These observations constitute the first evidence that N2 gas flushing can be deleterious to bacteria.
Patricia Munsch-Alatossava and Tapani Alatossava conceived and designed the experiments; Patricia Munsch-Alatossava performed the microbiological analyses; Tapani Alatossava performed the preparative work for electron microscopy studies. Both authors analyzed the data and wrote the manuscript.
Conflict of Interest Statement
The authors declare that the research was conducted in the absence of any commercial or financial relationships that could be construed as a potential conflict of interest.
This research was supported by a grant from the Matti Sundberg quality research foundation and by a personal grant from the Finnish Cultural Foundation to Tapani Alatossava. We thank Mrs. Mervi Lindman at the electron microscopy unit (Biotechnology Institute, University of Helsinki) for her valuable technical support in the preparation and analysis of electron microscopy specimens. We are grateful for the gift of KBAB4 strain to Dr. Vincent Sanchis (INRA Jouy en Josas, France). We thank the reviewers of Frontiers in Microbiology/Section Antimicrobials, Resistance and Chemotherapy for their valuable comments and suggestions.
Dechemi, S., Benjelloun, H., and Lebeault, J. M. (2005). Effect of modified atmospheres on the growth and extracellular enzymes of psychrotrophs in raw milk. Eng. Life Sci. 5, 350–356. doi: 10.1002/elsc.200520082
Filiatrault, M. J., Picardo, K. F., Ngai, H., Passador, L., and Iglewski, B. H. (2006). Identification of Pseudomonas aeruginosa genes involved in virulence and anaerobic growth. Infect. Immun. 74, 4237–4245. doi: 10.1128/IAI.02014-05
Ghequire, M. G., Rokni-Zadeh, H., Zarrineh, P., and De Mot, R. (2013). Draft genome sequence of Pseudomonas fluorescens LMG 5329, a white line-inducing Principle producing bioindicator for the mushroom pathogen Pseudomonas tolaasii. Genome Annouc. 1:e00383. doi: 10.1128/genomeA.00383-13
Godfray, H. C., Beddington, J. R., Crdute, I. R., Haddad, L., Lawrence, D., Muir, J. F., et al. (2010). Food security: the challenge of feeding 9 billion people. Science 327, 812–818. doi: 10.1126/science.1185383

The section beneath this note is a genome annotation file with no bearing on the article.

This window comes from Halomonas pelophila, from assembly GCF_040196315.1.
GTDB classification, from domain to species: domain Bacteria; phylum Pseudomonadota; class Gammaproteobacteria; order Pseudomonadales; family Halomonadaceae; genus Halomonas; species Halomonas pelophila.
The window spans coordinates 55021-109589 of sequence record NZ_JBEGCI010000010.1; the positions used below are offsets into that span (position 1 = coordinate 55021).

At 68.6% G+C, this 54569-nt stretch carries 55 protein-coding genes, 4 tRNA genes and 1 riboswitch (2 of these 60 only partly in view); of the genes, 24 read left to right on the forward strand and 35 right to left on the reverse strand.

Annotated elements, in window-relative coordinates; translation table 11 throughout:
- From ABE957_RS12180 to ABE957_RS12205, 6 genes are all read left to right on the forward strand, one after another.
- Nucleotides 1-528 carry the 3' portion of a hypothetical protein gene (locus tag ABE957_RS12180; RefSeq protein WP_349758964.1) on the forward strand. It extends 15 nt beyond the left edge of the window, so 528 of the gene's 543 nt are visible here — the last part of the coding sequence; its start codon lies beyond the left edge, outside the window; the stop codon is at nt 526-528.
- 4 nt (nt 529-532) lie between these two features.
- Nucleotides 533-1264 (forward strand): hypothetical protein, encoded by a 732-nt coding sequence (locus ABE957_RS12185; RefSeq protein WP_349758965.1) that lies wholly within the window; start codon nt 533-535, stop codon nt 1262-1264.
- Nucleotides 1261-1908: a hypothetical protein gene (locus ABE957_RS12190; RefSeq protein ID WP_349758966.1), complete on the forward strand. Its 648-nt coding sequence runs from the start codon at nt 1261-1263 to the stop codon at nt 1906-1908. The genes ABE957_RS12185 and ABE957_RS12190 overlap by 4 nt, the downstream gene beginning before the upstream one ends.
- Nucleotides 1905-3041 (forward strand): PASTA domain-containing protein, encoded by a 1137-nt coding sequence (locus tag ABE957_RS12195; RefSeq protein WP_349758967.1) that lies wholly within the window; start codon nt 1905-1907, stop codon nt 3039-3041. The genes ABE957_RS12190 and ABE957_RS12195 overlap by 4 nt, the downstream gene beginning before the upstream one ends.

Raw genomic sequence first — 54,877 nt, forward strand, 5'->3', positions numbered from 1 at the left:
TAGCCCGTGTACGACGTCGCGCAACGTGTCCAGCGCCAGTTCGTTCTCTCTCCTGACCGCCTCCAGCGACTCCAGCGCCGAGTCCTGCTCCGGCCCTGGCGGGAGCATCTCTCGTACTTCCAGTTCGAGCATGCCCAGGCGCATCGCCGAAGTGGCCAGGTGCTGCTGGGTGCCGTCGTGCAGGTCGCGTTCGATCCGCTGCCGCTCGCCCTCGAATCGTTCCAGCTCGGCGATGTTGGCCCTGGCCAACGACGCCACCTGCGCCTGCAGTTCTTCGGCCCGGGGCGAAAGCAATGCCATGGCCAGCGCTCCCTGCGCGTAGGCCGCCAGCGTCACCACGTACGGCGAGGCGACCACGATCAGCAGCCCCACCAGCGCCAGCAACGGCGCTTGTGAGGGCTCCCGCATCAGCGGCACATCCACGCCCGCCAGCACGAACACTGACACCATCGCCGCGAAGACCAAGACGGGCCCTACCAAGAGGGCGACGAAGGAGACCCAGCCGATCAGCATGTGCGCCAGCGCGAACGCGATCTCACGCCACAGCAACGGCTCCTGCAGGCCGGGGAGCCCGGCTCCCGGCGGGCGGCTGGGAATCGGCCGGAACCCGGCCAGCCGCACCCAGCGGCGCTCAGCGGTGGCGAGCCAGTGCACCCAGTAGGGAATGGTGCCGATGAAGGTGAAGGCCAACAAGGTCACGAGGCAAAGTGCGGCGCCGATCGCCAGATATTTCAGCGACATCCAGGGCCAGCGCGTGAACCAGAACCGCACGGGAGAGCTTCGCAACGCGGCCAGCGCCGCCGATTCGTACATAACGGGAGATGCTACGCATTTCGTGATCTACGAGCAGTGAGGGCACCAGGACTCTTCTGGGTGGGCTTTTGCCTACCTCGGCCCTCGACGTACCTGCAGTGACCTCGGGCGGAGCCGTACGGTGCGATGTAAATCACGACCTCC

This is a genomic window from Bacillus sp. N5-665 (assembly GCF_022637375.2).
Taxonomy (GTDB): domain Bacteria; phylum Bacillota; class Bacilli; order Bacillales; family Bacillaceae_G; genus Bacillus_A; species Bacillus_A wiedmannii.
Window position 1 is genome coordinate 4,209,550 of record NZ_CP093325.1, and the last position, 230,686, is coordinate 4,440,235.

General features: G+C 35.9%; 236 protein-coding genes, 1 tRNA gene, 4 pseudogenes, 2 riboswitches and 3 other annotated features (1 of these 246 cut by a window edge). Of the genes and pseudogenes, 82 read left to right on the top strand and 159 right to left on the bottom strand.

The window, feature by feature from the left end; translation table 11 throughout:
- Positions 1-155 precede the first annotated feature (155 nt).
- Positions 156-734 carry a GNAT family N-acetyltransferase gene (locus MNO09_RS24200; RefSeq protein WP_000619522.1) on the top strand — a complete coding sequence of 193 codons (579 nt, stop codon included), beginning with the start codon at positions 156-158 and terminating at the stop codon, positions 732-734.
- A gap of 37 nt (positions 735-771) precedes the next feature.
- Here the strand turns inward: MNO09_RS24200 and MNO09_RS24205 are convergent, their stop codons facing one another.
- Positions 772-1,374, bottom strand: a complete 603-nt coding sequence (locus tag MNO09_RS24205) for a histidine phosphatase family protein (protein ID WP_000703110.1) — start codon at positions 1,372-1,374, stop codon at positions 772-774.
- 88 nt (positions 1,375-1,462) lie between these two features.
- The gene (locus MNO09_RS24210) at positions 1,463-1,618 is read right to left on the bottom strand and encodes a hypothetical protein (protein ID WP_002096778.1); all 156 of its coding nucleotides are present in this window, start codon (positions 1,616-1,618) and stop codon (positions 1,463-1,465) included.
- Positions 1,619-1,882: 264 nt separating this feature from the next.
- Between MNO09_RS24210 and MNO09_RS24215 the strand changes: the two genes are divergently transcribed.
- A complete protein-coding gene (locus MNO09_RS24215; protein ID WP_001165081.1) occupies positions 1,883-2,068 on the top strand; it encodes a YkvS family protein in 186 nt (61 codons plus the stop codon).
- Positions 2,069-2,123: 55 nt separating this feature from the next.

Guinebretière, M. H., Thompson, F. L., Sorokin, A., Normand, P., Dawyndt, P., Ehling-Schultz, M., et al. (2008). Ecological diversification in the Bacillus cereus group. Environ. Microbiol. 10, 851–865. doi: 10.1111/j.1462-2920.2007.01495.x
Gustavsson, J., Cederberg, C., Sonesson, U., Van Otterdijk, R., and Meybeck, A. (2011). “Global food losses and food waste,” in Save Food at Interpack Düsseldorf, Germany (Rome: Food and Agricultural Orgaization of the United Nations), 38.
Huck, J. R., Sonne, M., and Boor, K. J. (2009). Tracking heat-resistant, cold thriving fluid milk spoilage bacteria from farm to packaged product. J. Dairy Sci. 91, 1218–1228. doi: 10.3168/jds.2007-0697
Ivy, R. A., Ranieri, M. L., Martin, N. H., Den Bakker, H. C., Xavier, B. M., Wiedmann, M., et al. (2012). Identification and characterization of psychrotolerant sporeformers associated with fluid milk production and processing. Appl. Environ. Microbiol. 78, 1853–1864. doi: 10.1128/AEM.06536-11
Kahl, B. C., Duebbers, A., Lubritz, G., Haeberle, J., Koch, H. G., Ritzerfeld, B., et al. (2003). Population dynamics of persistent Staphylococcus aureus isolated from the airways of cystic fibrosis patients during a 6-year prospective study. J. Clin. Microbiol. 41, 4424–4427. doi: 10.1128/JCM.41.9.4424-4427.2003
Lapidus, A., Goltsman, E., Auger, S., Gallleron, N., Ségurens, B., Dossat, C., et al. (2008). Extending the Bacillus cereus group genomics to putative food-borne pathogens of different toxicity. Chem. Biol. Interact. 171, 236–249. doi: 10.1016/j.cbi.2007.03.003
Lechner, S., Mayr, R., Francis, K. P., Prüβ, B. M., Kaplan, T., Wieβner-Gunkel, E., et al. (1998). Bacillus weihenstephanensis sp. nov. is a new psychrotolerant species of the Bacillus cereus group. Int. J. Syst. Bacteriol. 48, 1373–1382.
Markland, S. M., Farkas, D. F., Kniel, K. E., and Hoover, D. E. (2013). Pathogenic psychrotolerant sporeformers: an emerging challenge for low-temperature storage of minimally processed foods. Foodborne Pathog. Dis. 10, 413–419. doi: 10.1089/fpd.2012.1355
Maughan, H., and Nicholson, W. L. (2011). Increased fitness and alteration of metabolic pathways during Bacillus subtilis evolution in the laboratory. Appl. Environ. Microbiol. 77, 4105–4118. doi: 10.1128/AEM.00374-11
Munsch, P., Alatossava, T., Marttinen, N., Meyer, J. M., Christen, R., and Gardan, L. (2002). Pseudomonas costantinii sp. nov., another causal agent of brown blotch disease, isolated form cultivated mushroom sporophores in Finland. Int. J. Syst. Evol. Microbiol. 52, 1973–1983. doi: 10.1099/ijs.0.02090-0
Munsch-Alatossava, P., and Alatossava, T. (2011a). “Controlled atmosphere-based improved storage of cold raw milk: potential of N2 gas,” in Food Storage,eds G. E. Cohen and C. M. Levin (New York, NY: Nova Science Publishers, Inc.), 99–116.